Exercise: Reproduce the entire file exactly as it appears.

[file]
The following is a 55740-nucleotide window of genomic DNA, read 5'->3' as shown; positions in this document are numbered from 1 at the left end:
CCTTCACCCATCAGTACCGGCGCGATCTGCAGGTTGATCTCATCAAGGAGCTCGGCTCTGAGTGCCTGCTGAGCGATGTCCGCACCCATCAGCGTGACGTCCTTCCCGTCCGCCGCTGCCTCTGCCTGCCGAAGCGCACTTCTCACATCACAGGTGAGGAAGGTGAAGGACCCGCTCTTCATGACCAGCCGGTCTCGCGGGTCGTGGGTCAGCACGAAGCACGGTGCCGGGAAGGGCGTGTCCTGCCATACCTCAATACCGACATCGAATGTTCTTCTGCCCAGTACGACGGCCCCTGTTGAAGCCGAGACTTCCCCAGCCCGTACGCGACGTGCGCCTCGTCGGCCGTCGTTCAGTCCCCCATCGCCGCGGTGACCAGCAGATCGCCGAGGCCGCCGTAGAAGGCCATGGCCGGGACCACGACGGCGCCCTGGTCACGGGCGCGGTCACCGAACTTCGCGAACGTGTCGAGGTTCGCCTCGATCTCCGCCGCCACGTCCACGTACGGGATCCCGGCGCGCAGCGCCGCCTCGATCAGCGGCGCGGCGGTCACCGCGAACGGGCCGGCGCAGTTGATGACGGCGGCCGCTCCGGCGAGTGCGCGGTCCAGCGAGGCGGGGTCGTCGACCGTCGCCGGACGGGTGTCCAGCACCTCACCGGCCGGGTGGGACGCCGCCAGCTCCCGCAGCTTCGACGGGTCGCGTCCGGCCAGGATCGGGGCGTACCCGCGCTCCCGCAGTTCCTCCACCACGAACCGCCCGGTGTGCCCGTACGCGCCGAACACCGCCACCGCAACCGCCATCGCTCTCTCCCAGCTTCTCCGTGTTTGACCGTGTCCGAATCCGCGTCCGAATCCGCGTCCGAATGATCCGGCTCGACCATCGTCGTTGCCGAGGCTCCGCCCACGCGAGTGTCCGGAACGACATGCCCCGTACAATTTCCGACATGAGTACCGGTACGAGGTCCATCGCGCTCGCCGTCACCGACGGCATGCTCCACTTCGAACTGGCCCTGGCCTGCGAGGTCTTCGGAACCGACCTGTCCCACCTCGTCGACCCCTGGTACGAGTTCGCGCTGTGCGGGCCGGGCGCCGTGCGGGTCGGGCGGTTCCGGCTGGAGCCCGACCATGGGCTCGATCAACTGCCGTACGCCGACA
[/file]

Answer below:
The following is a 55740-nucleotide window of genomic DNA, read 5'->3' as shown; positions in this document are numbered from 1 at the left end:
CCTTCACCCATCAGTACCGGCGCGATCTGCAGGTTGATCTCATCAAGGAGCTCGGCTCTGAGTGCCTGCTGAGCGATGTCCGCACCCATCAGCGTGACGTCCTTCCCGTCCGCCGCTGCCTCTGCCTGCCGAAGCGCACTTCTCACATCACAGGTGAGGAAGGTGAAGGACCCGCTCTTCATGACCAGCCGGTCTCGCGGGTCGTGGGTCAGCACGAAGCACGGTGCCGGGAAGGGCGTGTCCTGCCATACCTCAATACCGACATCGAATGTTCTTCTGCCCAGTACGACGGCCCCTGTTGAAGCCGAGACTTCCCCAGCCCGTACGCGACGTGCGCCTCGTCGGCCGTCGTTCAGTCCCCCATCGCCGCGGTGACCAGCAGATCGCCGAGGCCGCCGTAGAAGGCCATGGCCGGGACCACGACGGCGCCCTGGTCACGGGCGCGGTCACCGAACTTCGCGAACGTGTCGAGGTTCGCCTCGATCTCCGCCGCCACGTCCACGTACGGGATCCCGGCGCGCAGCGCCGCCTCGATCAGCGGCGCGGCGGTCACCGCGAACGGGCCGGCGCAGTTGATGACGGCGGCCGCTCCGGCGAGTGCGCGGTCCAGCGAGGCGGGGTCGTCGACCGTCGCCGGACGGGTGTCCAGCACCTCACCGGCCGGGTGGGACGCCGCCAGCTCCCGCAGCTTCGACGGGTCGCGTCCGGCCAGGATCGGGGCGTACCCGCGCTCCCGCAGTTCCTCCACCACGAACCGCCCGGTGTGCCCGTACGCGCCGAACACCGCCACCGCAACCGCCATCGCTCTCTCCCAGCTTCTCCGTGTTTGACCGTGTCCGAATCCGCGTCCGAATCCGCGTCCGAATGATCCGGCTCGACCATCGTCGTTGCCGAGGCTCCGCCCACGCGAGTGTCCGGAACGACATGCCCCGTACAATTTCCGACATGAGTACCGGTACGAGGTCCATCGCGCTCGCCGTCACCGACGGCATGCTCCACTTCGAACTGGCCCTGGCCTGCGAGGTCTTCGGAACCGACCTGTCCCACCTCGTCGACCCCTGGTACGAGTTCGCGCTGTGCGGGCCGGGCGCCGTGCGGGTCGGGCGGTTCCGGCTGGAGCCCGACCATGGGCTCGATCAACTGCCGTACGCCGACA